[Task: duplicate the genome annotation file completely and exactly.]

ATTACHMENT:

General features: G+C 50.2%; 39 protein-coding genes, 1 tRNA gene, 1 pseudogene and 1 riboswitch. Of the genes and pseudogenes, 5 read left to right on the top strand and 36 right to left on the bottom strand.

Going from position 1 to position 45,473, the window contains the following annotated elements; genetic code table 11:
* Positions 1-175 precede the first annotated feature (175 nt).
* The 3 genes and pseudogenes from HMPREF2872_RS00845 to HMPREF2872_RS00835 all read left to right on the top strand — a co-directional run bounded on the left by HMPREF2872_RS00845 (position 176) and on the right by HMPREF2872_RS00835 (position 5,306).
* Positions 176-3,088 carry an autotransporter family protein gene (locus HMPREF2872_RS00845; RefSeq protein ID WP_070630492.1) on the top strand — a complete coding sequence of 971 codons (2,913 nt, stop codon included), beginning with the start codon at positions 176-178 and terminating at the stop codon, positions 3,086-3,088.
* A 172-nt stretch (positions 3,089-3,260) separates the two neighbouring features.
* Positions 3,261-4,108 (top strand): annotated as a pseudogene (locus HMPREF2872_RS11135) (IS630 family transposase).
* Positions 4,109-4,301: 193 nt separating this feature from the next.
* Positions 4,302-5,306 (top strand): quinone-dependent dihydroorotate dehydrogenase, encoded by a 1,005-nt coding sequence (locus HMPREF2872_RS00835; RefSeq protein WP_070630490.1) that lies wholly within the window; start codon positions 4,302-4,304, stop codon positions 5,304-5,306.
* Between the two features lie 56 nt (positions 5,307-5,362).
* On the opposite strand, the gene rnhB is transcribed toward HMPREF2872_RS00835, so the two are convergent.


General features: G+C 50.2%; 39 protein-coding genes, 1 tRNA gene, 1 pseudogene and 1 riboswitch. Of the genes and pseudogenes, 5 read left to right on the top strand and 36 right to left on the bottom strand.

Going from position 1 to position 45,473, the window contains the following annotated elements; genetic code table 11:
* Positions 1-175 precede the first annotated feature (175 nt).
* The 3 genes and pseudogenes from HMPREF2872_RS00845 to HMPREF2872_RS00835 all read left to right on the top strand — a co-directional run bounded on the left by HMPREF2872_RS00845 (position 176) and on the right by HMPREF2872_RS00835 (position 5,306).
* Positions 176-3,088 carry an autotransporter family protein gene (locus HMPREF2872_RS00845; RefSeq protein ID WP_070630492.1) on the top strand — a complete coding sequence of 971 codons (2,913 nt, stop codon included), beginning with the start codon at positions 176-178 and terminating at the stop codon, positions 3,086-3,088.
* A 172-nt stretch (positions 3,089-3,260) separates the two neighbouring features.
* Positions 3,261-4,108 (top strand): annotated as a pseudogene (locus HMPREF2872_RS11135) (IS630 family transposase).
* Positions 4,109-4,301: 193 nt separating this feature from the next.
* Positions 4,302-5,306 (top strand): quinone-dependent dihydroorotate dehydrogenase, encoded by a 1,005-nt coding sequence (locus HMPREF2872_RS00835; RefSeq protein WP_070630490.1) that lies wholly within the window; start codon positions 4,302-4,304, stop codon positions 5,304-5,306.
* Between the two features lie 56 nt (positions 5,307-5,362).
* On the opposite strand, the gene rnhB is transcribed toward HMPREF2872_RS00835, so the two are convergent.